Ursus maritimus tyrannus

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Ursus maritimus tyrannus
Temporal range: Late Pleistocene
Ursus maritimus tyrannus.jpg
Hypothetical restoration
Scientific classification e
Kingdom: Animalia
Phylum: Chordata
Class: Mammalia
Order: Carnivora
Suborder: Caniformia
Family: Ursidae
Genus: Ursus
Species: U. maritimus
Subspecies: U. m. tyrannus
Trinomial name
Ursus maritimus tyrannus
(Kurtén, 1964)

Ursus maritimus tyrannus is an extinct subspecies of polar bear, known from a single fragmentary ulna found in the gravels of the Thames at Kew Bridge, London. It was named by the Finnish paleontologist Björn Kurtén in 1964 and is interpreted to represent a relatively large subadult individual: the ulna is estimated to have been 48.5 cm (19 in) long when complete, "the longest ursine ulna on record",[1] for comparison modern subadult polar bear ulnae are 36–43 cm (14–17 in) long.[1] Dating back to the Late Pleistocene, approximately 70,000 years ago, it is the oldest fossil assigned to the polar bear;[2] however, an unpublished reinvestigation of the fossil suggests that the fossil is actually a brown bear.[3]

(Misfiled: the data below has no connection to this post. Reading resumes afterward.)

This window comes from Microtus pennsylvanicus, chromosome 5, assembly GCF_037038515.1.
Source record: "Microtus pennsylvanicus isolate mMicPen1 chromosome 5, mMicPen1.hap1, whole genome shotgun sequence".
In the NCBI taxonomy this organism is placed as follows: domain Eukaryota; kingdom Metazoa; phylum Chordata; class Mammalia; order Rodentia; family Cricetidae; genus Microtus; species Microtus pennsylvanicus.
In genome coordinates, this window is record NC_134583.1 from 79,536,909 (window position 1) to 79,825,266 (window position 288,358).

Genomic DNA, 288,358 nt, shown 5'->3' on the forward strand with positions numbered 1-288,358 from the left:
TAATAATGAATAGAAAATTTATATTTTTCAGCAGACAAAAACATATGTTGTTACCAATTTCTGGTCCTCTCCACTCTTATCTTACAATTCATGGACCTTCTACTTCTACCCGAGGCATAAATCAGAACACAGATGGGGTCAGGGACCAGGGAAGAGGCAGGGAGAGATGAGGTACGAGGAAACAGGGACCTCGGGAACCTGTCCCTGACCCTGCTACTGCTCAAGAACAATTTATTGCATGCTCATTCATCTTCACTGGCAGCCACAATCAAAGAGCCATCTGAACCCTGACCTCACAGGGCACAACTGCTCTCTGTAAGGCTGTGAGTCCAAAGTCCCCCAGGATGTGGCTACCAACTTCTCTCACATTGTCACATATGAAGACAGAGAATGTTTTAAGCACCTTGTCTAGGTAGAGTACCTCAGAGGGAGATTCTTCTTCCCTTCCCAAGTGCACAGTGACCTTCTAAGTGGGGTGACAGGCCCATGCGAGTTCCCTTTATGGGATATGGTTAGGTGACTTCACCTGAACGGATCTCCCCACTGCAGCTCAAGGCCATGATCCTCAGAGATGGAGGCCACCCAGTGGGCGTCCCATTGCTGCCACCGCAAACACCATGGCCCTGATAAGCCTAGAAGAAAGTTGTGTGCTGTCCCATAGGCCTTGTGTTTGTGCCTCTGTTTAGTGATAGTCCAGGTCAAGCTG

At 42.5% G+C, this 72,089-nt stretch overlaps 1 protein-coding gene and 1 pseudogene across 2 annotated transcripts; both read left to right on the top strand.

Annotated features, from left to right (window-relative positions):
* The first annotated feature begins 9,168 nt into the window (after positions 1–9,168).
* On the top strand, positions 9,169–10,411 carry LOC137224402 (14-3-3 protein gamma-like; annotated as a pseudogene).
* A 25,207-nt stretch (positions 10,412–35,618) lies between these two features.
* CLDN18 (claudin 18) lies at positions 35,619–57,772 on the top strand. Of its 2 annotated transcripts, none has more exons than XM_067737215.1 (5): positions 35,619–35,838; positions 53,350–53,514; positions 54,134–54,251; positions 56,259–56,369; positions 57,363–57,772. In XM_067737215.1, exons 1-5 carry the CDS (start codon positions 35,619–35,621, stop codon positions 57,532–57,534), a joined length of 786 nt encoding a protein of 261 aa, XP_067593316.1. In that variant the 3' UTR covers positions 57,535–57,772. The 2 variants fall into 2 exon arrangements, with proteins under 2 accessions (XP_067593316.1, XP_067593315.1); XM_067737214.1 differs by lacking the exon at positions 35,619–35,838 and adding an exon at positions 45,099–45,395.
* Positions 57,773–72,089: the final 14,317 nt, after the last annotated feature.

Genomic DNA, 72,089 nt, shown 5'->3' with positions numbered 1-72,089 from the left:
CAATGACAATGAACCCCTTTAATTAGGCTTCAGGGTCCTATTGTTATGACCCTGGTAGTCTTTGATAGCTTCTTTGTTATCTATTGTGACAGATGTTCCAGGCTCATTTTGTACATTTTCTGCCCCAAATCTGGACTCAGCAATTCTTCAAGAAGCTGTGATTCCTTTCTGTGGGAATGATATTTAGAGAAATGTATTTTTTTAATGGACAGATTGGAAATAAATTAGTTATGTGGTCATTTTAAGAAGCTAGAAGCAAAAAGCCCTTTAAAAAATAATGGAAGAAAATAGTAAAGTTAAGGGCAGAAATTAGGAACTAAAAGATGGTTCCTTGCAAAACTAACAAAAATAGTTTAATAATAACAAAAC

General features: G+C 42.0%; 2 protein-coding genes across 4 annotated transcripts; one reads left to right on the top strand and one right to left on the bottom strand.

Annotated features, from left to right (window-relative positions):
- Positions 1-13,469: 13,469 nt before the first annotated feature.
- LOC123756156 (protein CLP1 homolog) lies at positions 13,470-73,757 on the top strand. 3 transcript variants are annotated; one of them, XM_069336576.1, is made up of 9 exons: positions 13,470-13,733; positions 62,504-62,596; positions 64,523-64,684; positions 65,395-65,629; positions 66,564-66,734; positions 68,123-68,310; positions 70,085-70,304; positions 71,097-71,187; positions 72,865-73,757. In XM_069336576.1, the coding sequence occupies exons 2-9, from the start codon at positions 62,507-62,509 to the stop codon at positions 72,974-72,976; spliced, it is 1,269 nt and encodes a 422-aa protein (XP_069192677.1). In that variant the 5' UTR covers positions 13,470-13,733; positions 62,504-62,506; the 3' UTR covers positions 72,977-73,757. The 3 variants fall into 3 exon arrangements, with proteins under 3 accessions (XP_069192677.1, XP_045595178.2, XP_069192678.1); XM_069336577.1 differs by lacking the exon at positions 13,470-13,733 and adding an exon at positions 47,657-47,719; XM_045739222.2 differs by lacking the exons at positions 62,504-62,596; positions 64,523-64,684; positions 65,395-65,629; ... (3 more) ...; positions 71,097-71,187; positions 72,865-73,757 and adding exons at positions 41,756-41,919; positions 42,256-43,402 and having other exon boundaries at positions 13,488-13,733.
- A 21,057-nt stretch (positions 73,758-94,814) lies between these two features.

Commonly used names include: Pleistocene polar bear or Tyrant polar bear.


  1. ^ a b Kurtén, B. (1964). "The evolution of the polar bear, Ursus maritimus (Phipps).". Acta Zoologica Fennica 108: 1–26. 
  2. ^ Harington, C. R. (2008). "The Evolution of Arctic Marine Mammals". Ecological Applications 18 (2 Suppl): S23–S40. doi:10.1890/06-0624.1. PMID 18494361. 
  3. ^ Ingólfsson, Ólafur; Wiig, Øystein (2009). "Late Pleistocene fossil find in Svalbard: the oldest remains of a polar bear (Ursus maritimus Phipps, 1744) ever discovered". Polar Research 28 (3): 455. doi:10.1111/j.1751-8369.2008.00087.x.